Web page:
baby, and I just wasn’t ready to cope with that.
At Leeds General Infirmary, doctors explained a liver transplant might be the only option for Eimile.
‘But she’s so young…’ sighed Paul. ‘How will she survive?’
But it was her only hope, so Eimile was put on the donor list.
‘Put my name forward,’ my sister Sheena, 56, said.
Amazingly, she turned out to be a match, and was more than happy to be a donor. But the
surgery had to wait until Eimile had put on more weight.
That September, at just nine months old, our tiny baby was finally ready to undergo the gruelling operation.
At St James’ Hospital, 20
percent of Sheena’s liver was extracted and sped to Leeds, where Eimile, Paul and I were waiting.
Six agonising hours on, we were told the op had been successful. Relief! ‘Hello, little lady,’ I cooed at Eimile in the recovery room. I visited Sheena, too. Though in pain, she was desperate to see Eimile.
Amazingly, she pulled through, and our brave girl came home in December.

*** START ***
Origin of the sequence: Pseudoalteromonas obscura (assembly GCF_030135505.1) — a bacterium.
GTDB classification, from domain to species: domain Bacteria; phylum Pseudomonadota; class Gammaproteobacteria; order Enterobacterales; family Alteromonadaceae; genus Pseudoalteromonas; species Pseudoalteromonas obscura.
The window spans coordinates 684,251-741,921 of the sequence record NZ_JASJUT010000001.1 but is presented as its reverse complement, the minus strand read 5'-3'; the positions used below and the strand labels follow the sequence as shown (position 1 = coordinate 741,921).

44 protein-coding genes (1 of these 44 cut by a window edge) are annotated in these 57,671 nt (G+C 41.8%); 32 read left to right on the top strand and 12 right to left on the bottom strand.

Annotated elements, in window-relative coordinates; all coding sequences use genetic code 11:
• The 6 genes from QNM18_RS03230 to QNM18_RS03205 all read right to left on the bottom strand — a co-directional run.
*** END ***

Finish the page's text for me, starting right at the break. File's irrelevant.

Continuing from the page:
Since then, she has gone from strength to strength.
Last year, she took part in the Transplant Games, a sports day fundraiser, joining me and Sheena for a 3k run.
Now five, Eimile still takes anti-rejection drugs and steroids to prevent infections.
But every year she celebrates two birthdays – one for her birth and one for the day she got her new liver.
She’s due to start school in August and is really looking forward to making friends.
We’re all so incredibly proud of her.
Me, Paul – and of course, life-saving Auntie Sheena!
It was a gruelling six-hour operation
She’s come so far
Ready for school!